….. and it gets worse, much worse. These are the people who want to “control” your capacity to own weapons? Two MUST READ articles. First the Fox Summary:
WASHINGTON – Several members of Congress are calling for an investigation into an embarrassing series of blunders made by the Milwaukee arm of the U.S. Bureau of Alcohol, Tobacco, Firearms and Explosives after a newspaper reported this week that the agency conducted a months-long undercover operation that cost taxpayers thousands of dollars and netted very few results.
“I am intent on getting to the bottom of the botched ATF sting in Milwaukee,” Rep. Jim Sensenbrenner, R-Wis., told FoxNews.com Thursday night.
Sensenbrenner along with Sen. Charles Grassley, and Reps. Darrell Issa and Robert Goodlatte, have sent a letter to Acting ATF Director Todd Jones asking the agency to look into allegations reported in the Milwaukee Journal Sentinel.
The newspaper claims that the agency conducted a deeply flawed sting operation that resulted in a still-missing machine gun being taken from an agent’s car, thousands of taxpayer dollars being lost in merchandise and angry residents saying that ATF officials reintroduced crime into their neighborhood. The operation comes on the heels of the botched Operation Fast and Furious anti-gun trafficking program.
“The mismanaged operation included numerous careless and costly mistakes,” Sensenbrenner told FoxNews.com in a written statement. “Along with my colleagues, I am asking the ATF what happened in Milwaukee and who will be held accountable. I want to know how these glaring blunders could happen. How did ATF—for the second time that we know of—put guns in the hands of dangerous criminals?”
According to the newspaper, the ATF created a phony storefront, named it Fearless Distributing, staffed it with undercover agents and created a Facebook page that lured people to the location all under the guise of selling clothes and shoes. The ATF agents handed out business cards with a logo similar to the one from the movie “The Expendables” with the words “buy, sell or trade” on them. Once the store was up and running, agents spread the word that Fearless Distributing was willing to buy guns and drugs.
Part of the problem, the newspaper alleges, is that agents spent taxpayer money to buy guns from people at twice the street value. One ATF agent paid more than $1,200 for a gun that usually sells for $400-$700. (link)
The Full Milwaukee Story: A store calling itself Fearless Distributing opened early last year on an out-of-the-way street in Milwaukee’s Riverwest neighborhood, offering designer clothes, athletic shoes, jewelry and drug paraphernalia.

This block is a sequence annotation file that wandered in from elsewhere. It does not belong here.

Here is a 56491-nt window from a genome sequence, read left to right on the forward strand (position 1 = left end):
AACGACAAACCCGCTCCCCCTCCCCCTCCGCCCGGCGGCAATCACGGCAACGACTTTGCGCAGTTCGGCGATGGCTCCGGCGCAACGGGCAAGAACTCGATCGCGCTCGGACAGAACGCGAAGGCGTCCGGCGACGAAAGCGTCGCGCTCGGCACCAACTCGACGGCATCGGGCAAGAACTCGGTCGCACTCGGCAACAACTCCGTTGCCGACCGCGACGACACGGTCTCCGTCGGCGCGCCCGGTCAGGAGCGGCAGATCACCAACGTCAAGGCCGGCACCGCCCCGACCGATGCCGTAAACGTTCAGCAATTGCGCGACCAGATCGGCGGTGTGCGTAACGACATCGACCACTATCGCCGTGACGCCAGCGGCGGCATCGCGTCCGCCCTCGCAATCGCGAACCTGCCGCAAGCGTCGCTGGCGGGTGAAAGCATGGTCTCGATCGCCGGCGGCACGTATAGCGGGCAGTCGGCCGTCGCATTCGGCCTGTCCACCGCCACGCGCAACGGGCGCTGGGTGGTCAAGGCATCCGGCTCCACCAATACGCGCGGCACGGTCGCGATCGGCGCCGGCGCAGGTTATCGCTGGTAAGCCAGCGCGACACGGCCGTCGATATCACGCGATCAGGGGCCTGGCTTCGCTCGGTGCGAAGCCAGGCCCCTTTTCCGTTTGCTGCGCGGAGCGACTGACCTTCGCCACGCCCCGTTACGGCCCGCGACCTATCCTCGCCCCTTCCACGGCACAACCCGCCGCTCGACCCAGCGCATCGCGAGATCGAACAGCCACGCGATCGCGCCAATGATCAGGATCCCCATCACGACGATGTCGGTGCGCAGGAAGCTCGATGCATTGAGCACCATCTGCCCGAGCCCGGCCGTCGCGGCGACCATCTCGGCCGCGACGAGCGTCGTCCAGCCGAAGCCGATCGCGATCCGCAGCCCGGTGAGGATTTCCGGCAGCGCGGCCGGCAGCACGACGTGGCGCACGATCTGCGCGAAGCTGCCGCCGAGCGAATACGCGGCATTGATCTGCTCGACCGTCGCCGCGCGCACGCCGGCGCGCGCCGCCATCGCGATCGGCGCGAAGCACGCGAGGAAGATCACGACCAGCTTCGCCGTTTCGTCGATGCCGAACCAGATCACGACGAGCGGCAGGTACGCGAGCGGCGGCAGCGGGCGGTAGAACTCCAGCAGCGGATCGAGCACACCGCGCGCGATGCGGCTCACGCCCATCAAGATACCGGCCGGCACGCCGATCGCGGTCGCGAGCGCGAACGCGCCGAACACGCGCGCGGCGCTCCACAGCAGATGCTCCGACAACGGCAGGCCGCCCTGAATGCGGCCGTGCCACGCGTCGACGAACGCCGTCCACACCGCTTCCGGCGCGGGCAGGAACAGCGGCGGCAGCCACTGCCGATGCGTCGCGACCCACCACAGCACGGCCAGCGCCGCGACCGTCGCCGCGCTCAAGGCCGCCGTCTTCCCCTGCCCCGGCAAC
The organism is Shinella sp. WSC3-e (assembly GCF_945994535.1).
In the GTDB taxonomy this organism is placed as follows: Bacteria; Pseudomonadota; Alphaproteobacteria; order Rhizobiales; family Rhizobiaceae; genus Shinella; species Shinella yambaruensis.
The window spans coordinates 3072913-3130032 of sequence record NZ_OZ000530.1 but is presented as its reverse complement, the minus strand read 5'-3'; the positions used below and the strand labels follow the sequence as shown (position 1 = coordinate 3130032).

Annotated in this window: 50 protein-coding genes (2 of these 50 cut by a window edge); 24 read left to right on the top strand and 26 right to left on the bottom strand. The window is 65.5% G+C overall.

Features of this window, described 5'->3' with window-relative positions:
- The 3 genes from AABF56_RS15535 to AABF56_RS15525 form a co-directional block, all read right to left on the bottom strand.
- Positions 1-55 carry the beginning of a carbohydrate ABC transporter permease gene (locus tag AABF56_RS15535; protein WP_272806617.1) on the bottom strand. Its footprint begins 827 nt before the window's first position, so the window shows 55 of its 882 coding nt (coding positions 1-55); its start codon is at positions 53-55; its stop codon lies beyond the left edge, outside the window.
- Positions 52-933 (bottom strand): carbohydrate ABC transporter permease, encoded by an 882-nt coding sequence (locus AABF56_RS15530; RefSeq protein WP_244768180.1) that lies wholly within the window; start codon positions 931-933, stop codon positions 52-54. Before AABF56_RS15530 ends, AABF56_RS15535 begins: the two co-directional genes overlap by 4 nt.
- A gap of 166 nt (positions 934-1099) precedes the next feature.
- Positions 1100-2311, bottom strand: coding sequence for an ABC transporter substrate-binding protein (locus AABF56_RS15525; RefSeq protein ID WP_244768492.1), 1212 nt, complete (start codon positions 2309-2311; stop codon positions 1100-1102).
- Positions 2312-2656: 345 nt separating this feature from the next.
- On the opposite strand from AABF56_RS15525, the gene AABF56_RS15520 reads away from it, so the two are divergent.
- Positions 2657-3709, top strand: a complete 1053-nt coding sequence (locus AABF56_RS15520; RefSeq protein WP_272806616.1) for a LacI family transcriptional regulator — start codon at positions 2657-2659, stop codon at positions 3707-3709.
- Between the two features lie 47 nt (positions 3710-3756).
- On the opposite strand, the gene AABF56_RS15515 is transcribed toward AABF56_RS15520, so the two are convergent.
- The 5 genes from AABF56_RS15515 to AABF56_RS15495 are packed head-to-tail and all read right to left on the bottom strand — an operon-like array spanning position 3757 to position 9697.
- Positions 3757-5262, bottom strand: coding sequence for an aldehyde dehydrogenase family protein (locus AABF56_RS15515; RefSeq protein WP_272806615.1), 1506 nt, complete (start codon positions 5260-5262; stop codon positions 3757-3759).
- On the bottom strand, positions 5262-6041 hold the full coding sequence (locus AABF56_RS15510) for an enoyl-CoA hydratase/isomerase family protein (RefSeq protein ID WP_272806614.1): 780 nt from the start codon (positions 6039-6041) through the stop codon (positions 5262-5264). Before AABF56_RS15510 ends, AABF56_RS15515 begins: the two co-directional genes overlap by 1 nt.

Those working behind the counter, however, weren’t interested in selling anything.
They were undercover agents from the U.S. Bureau of Alcohol, Tobacco, Firearms and Explosives running a storefront sting aimed at busting criminal operations in the city by purchasing drugs and guns from felons.
But the effort to date has not snared any major dealers or taken down a gang. Instead, it resulted in a string of mistakes and failures, including an ATF military-style machine gun landing on the streets of Milwaukee and the agency having $35,000 in merchandise stolen from its store, a Journal Sentinel investigation has found.
When the 10-month operation was shut down after the burglary, agents and Milwaukee police officers who participated in the sting cleared out the store but left behind a sensitive document that listed names, vehicles and phone numbers of undercover agents.
And the agency remains locked in a battle with the building’s owner, who says he is owed about $15,000 because of utility bills, holes in the walls, broken doors and damage from an overflowing toilet.
The sting resulted in charges being filed against about 30 people, most for low-level drug sales and gun possession counts. But agents had the wrong person in at least three cases. In one, they charged a man who was in prison – as a result of an earlier ATF case – at the time agents said he was selling drugs to them.
Other cases reveal that the agency’s operation was paying such high prices that some defendants bought guns from stores such as Gander Mountain and sold them to the agents for a quick profit. The mistakes by agents are troubling and suggest a lack of planning and oversight, according to veterans of the ATF, who learned about the operation from the Journal Sentinel. The newspaper combed through police reports, court documents, social media and materials left behind by the ATF, all of which provide a rare view inside an undercover federal operation.
“I have never heard of those kinds of problems in an operation,” said Michael Bouchard, who retired five years ago as assistant director for field operations for the agency. “Sure, small bits and pieces, but that many in one case? I have never heard of anything like that.”
The agency has been on the defensive in recent years following the ill-fated Fast and Furious operation, run out of Arizona, where agents allowed sales of more than 2,000 guns to gun traffickers but then failed to keep track of most of them. Many turned up at crime scenes in Mexico, including two at the site where a U.S. border guard was killed.
And now, in the wake of the school shooting in Connecticut, as President Barack Obama considers new restrictions on guns, the agency is poised to take on additional responsibilities.
The ATF has run storefront stings in other cities, holding news conferences trumpeting results and showing off the guns and drugs seized. In Milwaukee, the operation has been kept quiet.
Residents of the area, tucked between N. Humboldt Blvd. and the Milwaukee River, are angry the ATF secretly drew drug dealers and gun-toting felons to their neighborhood, which is rallying to improve.
Federal authorities said they could not say much about the Milwaukee operation because court cases have not been resolved and the ATF is still seeking suspects. (continue reading)